A room or wooden box of varying sizes designed to preserve the proper storage and aging of cigars by maintaining an optimal level of relative humidity and temperature. A good humidor should include a hygrometer which is essential to gauge the level of humidity.
A specially crafted box (which can be made from wood, glass, plastic, silver or other material) containing a humidification system that protects and nurtures fine cigars, recreating the humidity of the countries in which they were made.
A box (but actually an environment) used to store or age cigars. Like a wine cellar, the box is fitted with devices to control temperature and humidity. The ideal environment should be 70°F and 70% relative humidity.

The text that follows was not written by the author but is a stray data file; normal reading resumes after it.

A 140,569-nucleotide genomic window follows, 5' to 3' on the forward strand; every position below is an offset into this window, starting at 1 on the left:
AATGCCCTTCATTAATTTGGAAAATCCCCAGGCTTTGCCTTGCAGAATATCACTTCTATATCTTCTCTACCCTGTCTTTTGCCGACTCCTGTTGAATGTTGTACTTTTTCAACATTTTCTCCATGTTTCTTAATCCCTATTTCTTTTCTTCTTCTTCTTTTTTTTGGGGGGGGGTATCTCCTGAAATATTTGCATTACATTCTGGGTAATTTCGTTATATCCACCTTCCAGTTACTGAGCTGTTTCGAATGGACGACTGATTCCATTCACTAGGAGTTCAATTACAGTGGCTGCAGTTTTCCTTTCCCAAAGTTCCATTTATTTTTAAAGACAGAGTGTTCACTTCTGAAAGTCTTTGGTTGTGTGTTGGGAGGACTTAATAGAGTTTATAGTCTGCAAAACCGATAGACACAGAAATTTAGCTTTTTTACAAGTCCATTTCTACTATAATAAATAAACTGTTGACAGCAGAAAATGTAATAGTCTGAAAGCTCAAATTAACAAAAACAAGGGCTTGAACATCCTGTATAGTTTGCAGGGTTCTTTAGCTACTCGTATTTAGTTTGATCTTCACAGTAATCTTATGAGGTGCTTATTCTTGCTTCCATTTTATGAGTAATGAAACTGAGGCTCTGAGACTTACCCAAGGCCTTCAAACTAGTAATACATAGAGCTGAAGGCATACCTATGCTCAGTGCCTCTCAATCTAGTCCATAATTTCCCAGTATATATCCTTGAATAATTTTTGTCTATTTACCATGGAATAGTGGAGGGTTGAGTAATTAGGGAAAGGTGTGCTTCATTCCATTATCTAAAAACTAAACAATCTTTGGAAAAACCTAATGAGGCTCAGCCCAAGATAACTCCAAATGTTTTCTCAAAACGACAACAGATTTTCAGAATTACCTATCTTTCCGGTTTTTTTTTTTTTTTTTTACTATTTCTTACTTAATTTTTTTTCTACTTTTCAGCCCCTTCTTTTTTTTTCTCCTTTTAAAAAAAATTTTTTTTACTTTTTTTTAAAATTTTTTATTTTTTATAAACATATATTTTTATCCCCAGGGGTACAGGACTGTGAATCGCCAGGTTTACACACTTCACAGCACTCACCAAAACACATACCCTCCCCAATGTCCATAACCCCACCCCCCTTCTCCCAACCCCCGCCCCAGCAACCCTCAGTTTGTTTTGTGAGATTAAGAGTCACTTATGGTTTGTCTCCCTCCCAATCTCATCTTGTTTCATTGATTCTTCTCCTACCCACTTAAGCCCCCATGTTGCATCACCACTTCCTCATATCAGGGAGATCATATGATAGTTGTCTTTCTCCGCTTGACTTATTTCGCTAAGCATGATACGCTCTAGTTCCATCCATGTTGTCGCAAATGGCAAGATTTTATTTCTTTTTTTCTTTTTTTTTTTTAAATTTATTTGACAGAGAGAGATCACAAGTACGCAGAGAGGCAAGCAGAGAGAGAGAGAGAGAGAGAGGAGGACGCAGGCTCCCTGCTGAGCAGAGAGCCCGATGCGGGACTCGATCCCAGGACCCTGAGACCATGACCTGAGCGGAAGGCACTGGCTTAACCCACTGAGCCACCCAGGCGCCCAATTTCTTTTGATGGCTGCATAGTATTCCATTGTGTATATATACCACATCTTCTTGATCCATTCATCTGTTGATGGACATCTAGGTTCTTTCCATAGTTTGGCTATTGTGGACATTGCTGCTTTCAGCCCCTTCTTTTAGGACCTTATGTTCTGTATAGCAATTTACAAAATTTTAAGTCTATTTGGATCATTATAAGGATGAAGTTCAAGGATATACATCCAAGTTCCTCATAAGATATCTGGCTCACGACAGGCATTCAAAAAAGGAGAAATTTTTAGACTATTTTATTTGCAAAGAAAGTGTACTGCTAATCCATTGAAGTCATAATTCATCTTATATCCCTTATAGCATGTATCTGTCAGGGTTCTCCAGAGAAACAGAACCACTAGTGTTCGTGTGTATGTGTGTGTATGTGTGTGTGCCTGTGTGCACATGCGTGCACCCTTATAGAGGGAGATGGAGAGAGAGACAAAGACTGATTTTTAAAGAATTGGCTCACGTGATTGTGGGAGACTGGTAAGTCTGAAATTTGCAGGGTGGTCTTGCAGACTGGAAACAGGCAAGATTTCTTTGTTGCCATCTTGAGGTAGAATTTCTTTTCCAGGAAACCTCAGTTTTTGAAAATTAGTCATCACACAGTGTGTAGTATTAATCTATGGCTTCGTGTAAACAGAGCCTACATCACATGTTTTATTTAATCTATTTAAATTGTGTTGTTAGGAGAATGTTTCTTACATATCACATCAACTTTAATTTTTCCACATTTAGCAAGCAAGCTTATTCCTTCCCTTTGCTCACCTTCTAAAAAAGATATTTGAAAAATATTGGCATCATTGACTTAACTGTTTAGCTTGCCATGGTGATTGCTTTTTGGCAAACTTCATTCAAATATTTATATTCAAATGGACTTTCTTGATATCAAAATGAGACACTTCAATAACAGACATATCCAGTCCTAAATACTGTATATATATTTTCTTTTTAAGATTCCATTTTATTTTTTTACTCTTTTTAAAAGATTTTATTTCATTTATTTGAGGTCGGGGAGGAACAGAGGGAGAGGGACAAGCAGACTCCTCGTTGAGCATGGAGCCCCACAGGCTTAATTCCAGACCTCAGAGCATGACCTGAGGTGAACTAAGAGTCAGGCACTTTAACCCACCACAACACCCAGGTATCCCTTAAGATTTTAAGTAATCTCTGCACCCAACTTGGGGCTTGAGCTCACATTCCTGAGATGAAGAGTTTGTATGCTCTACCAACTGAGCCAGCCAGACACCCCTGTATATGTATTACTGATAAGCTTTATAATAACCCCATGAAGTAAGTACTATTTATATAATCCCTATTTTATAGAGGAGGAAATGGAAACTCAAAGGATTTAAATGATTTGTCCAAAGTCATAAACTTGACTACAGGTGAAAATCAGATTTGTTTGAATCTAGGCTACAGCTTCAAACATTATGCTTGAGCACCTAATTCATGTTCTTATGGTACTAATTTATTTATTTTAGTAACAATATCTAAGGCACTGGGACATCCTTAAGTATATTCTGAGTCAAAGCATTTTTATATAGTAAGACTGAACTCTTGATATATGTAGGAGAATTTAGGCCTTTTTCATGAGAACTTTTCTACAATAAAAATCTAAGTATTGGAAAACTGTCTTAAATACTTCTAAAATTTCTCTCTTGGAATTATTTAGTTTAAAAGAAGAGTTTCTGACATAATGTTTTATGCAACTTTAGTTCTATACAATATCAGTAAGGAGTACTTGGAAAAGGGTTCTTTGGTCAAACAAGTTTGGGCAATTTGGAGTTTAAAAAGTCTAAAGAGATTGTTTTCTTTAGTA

A room, or a box, of varying sizes, designed to preserve or promote the proper storage and aging of cigars by maintaining a relative humidity level of 70 percent and a temperature of approximately 65°F to 70°F.
A thing in which to store tobacco. Ideally - cheap and air-tight (try Tupperware) - one places fresh tobacco in it and once sealed, it will maintain the tobacco in a smokable consistency indefinitely. A major alternate use of a humidor is the "re-moistening" of dried out tobacco. For this action one adds a source of moisture to the tobacco in the humidor before sealing.
An entire room, or a box, that's designed to preserve and promote the proper storing of fragile cigars. An optimum humidity and temperature level in a humidor is 70/70, or 70 percent humidity and 70 degrees Fahrenheit (21 degrees Celsius).
A humidor is any kind of box or room with constant humidity (and often temperature as well) used to store cigars or pipe tobacco. For private use, small wooden or acrylic glass humidor boxes for a few dozen cigars are used, while cigar shops may have walk-in humidors, sometimes covering a whole floor. Humidors of all sizes use hygrometers to keep track of the humidity levels.